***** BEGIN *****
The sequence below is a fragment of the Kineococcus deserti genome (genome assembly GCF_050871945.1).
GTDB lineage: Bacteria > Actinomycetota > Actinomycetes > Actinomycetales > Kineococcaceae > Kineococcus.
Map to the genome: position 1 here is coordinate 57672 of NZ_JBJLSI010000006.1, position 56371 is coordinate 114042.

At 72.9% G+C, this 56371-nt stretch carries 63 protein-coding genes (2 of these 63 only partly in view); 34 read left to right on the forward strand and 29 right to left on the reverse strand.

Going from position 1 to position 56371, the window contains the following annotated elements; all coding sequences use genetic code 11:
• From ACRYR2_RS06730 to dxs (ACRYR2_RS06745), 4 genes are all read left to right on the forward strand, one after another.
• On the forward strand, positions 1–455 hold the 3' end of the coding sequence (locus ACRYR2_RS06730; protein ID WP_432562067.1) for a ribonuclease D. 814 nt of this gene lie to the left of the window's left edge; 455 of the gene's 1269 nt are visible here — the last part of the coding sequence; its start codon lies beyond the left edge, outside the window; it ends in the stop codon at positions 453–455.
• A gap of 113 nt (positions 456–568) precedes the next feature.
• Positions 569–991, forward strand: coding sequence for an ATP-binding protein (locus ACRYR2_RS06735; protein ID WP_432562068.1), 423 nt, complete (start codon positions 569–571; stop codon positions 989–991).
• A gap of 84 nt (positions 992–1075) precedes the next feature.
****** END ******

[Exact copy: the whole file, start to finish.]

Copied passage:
The sequence below is a fragment of the Kineococcus deserti genome (genome assembly GCF_050871945.1).
GTDB lineage: Bacteria > Actinomycetota > Actinomycetes > Actinomycetales > Kineococcaceae > Kineococcus.
Map to the genome: position 1 here is coordinate 57672 of NZ_JBJLSI010000006.1, position 56371 is coordinate 114042.

At 72.9% G+C, this 56371-nt stretch carries 63 protein-coding genes (2 of these 63 only partly in view); 34 read left to right on the forward strand and 29 right to left on the reverse strand.

Going from position 1 to position 56371, the window contains the following annotated elements; all coding sequences use genetic code 11:
• From ACRYR2_RS06730 to dxs (ACRYR2_RS06745), 4 genes are all read left to right on the forward strand, one after another.
• On the forward strand, positions 1–455 hold the 3' end of the coding sequence (locus ACRYR2_RS06730; protein ID WP_432562067.1) for a ribonuclease D. 814 nt of this gene lie to the left of the window's left edge; 455 of the gene's 1269 nt are visible here — the last part of the coding sequence; its start codon lies beyond the left edge, outside the window; it ends in the stop codon at positions 453–455.
• A gap of 113 nt (positions 456–568) precedes the next feature.
• Positions 569–991, forward strand: coding sequence for an ATP-binding protein (locus ACRYR2_RS06735; protein ID WP_432562068.1), 423 nt, complete (start codon positions 569–571; stop codon positions 989–991).
• A gap of 84 nt (positions 992–1075) precedes the next feature.